A disabled sexual assault survivor speaks out: “I had fantastic support and still felt to blame”
[trigger warning: description of sexual assault]
It was a Sunday, at about 5pm in 2003, at Derby station, and I was waiting on a platform when I clocked a guy walk past me a few times. I remember thinking it was odd because it was like he was literally circling me, and he was quite close. Typically British I didn’t really think anything of it, and thought that when the train got in, I could get on and wouldn’t see him again.
As the train pulled in and I went to get on, he was behind me all of a sudden. I always went for 2 seats on their own, and did again, but when I got near, he followed me in, oddly saying ‘you first’ despite me being in front. I still thought that it would be an awkward journey rather than dangerous and just started to look out the window rather than talk to him. I can’t really remember how long it was before he spoke, or what order he said things. I think he started by showing me some new trainers and then telling me of a club in Nottingham which wouldn’t let him in because he had the trainers on and because he was drunk.
I remember feeling uncomfortable how much anger he was showing about something insignifcant. He then showed me 2 peoms he’d written, I can’t remember the first but the second one terriefied me from the start. It was basically about a woman he saw from a distance in a club, he decided he wanted this woman and nothing would stop him. When he got close to her, he saw she had a wedding ring on, but believed that she only wore it as a flirtation, to encourage him to try harder. He told me that he had written it as he felt some women did things like that.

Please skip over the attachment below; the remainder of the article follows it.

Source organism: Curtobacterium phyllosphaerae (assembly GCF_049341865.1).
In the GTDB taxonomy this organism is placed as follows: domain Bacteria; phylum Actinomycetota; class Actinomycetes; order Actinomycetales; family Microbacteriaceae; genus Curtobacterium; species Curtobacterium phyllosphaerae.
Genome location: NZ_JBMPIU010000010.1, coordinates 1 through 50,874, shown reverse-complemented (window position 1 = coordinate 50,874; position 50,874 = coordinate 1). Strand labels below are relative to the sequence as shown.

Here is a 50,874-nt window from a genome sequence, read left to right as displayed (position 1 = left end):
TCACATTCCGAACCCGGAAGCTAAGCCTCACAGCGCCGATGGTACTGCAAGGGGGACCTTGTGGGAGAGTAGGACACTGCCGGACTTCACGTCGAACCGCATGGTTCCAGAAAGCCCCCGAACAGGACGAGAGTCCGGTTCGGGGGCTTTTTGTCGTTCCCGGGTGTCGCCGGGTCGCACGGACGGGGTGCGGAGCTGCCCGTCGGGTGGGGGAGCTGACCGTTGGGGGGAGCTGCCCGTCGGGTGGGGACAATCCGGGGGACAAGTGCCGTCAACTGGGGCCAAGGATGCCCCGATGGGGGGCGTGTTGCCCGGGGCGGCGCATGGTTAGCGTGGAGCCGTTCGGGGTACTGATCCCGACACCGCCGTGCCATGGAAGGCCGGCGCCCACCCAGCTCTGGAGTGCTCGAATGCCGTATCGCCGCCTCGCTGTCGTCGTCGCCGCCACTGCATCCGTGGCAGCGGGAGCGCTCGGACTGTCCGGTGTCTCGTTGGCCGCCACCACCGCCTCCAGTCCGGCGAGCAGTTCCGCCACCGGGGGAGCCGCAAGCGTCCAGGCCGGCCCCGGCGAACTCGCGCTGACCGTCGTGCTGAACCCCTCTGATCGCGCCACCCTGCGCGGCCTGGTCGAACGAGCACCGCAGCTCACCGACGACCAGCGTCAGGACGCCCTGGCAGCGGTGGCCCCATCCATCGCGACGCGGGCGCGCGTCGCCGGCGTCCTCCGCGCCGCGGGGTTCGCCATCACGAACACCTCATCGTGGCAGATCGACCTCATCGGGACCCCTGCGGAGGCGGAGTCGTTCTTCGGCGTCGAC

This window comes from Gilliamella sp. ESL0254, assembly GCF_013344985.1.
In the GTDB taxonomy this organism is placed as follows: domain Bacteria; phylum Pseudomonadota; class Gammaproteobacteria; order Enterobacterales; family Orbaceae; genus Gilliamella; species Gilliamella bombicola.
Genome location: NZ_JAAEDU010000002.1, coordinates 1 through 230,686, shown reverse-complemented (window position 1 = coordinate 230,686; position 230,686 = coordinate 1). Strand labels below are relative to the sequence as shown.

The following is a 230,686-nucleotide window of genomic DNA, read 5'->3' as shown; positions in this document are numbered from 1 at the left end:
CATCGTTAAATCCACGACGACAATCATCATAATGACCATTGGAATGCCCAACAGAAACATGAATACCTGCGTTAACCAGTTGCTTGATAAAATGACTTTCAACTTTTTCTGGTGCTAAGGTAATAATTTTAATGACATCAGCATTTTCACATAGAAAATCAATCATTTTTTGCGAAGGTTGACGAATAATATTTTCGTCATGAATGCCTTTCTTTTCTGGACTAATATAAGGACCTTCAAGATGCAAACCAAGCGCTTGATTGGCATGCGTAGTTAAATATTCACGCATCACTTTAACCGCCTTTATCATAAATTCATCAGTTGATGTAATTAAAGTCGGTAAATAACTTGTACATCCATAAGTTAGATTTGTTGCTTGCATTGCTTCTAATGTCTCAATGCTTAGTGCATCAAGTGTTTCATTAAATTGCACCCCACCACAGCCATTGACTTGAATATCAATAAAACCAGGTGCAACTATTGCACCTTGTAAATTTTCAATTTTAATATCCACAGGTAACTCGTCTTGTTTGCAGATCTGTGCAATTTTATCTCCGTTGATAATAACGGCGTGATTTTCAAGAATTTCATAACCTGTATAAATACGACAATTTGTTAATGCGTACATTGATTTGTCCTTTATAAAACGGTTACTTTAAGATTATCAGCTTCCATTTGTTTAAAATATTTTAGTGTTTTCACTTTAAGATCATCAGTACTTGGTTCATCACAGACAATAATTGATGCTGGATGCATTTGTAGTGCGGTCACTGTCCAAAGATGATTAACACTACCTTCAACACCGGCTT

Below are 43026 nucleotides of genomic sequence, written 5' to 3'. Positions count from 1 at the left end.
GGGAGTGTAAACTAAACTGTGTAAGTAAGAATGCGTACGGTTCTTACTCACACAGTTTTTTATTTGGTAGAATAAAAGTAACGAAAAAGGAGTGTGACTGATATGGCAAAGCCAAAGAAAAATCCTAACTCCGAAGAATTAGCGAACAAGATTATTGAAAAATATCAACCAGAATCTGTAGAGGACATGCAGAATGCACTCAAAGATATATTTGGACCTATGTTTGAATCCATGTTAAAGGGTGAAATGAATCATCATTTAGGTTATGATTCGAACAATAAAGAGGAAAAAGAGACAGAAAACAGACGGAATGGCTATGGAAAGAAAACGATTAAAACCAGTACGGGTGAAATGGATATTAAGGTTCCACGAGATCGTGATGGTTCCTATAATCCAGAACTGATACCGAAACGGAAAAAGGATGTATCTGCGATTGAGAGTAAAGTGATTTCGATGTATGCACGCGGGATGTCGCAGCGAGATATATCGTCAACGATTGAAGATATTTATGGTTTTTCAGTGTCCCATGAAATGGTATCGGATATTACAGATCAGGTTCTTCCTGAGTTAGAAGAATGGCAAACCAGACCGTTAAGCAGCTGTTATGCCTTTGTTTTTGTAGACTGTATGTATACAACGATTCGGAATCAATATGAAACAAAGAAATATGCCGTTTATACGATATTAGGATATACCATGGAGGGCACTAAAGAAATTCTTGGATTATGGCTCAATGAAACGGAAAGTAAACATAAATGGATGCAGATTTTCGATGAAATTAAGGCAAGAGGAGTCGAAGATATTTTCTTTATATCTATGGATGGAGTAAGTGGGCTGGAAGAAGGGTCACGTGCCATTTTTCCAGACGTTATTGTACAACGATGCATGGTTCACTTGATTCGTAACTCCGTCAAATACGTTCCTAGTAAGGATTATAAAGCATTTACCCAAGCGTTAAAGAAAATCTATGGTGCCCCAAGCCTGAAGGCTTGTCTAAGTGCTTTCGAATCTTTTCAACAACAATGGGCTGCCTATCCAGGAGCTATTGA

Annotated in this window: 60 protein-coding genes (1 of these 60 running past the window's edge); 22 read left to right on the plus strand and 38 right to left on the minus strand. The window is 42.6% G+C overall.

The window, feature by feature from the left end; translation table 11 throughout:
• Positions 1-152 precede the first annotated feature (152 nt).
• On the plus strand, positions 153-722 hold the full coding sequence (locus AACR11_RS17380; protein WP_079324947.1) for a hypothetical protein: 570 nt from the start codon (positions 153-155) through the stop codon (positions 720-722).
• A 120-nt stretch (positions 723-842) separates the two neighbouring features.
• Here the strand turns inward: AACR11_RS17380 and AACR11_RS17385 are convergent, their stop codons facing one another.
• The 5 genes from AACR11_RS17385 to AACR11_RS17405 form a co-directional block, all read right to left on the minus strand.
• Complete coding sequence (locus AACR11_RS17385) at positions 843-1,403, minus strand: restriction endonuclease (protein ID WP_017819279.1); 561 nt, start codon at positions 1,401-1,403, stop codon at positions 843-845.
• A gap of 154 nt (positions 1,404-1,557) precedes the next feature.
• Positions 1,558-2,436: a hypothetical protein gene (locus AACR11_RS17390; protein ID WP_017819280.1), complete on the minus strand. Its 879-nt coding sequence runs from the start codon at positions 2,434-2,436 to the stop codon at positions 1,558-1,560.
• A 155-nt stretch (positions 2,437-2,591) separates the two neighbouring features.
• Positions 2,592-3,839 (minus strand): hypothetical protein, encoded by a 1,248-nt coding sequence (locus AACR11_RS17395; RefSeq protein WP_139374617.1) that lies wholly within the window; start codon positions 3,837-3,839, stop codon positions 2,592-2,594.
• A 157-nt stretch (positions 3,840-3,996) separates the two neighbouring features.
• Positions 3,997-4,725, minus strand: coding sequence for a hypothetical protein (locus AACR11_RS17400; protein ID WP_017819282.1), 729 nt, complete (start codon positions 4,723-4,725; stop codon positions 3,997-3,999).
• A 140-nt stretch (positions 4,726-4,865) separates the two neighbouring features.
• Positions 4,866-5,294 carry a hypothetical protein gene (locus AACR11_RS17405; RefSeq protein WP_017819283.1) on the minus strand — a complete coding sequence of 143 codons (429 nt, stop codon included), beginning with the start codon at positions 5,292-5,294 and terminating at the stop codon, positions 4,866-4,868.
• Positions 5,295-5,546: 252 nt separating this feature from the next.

I can’t remember whether it was the poem, or him, which went on to tell me that he would treat her as badly (sexually) as he wanted and she would have deserved it, even secretly wanted it. I remember starting to feel really uneasy, I hadn’t really said anything by this time, I’d been looking out the window most of the time. A conductor came round and I felt an enourmous sense of wanting to get his attention, coupled with an enourmous sense of fear of annoying this man. I’m almost ashamed to say that I showed my ticket and let the conductor pass.
The guy then put his face close to mine and tried to kiss me, I turned my face to the window and caught my reflection, which was crying. He put his hand on my knee, and I tried clenching my legs together, he moved his hand further up my knee and between my legs untill he was touching me, I’d been saying no, probably too quietly as stupidly I didn’t want to make a fuss, and he said ‘you haven’t got any arms, you can’t do anything about this’. I haven’t mentioned my disability before as it has never been an issue, but this made it one.
We must have pulled into Nottingham around about then, I asked to leave as it was my stop, he got up but then gathered his things saying he was getting off too. I saw a woman get up about my age (I’d have been 22) and I moved as quickly as I could to her, still not really wanting to draw attention and I got to be stood behind her just a fraction before he got behind me, but before I could say anything, he put his arm round me and thrust his groin into me. I guess (apart from my tears) we just looked like a couple. He kept his arm round me till we got to the concourse, before we got there I saw two police officers walking in the opposite direction but again was scared to do anything.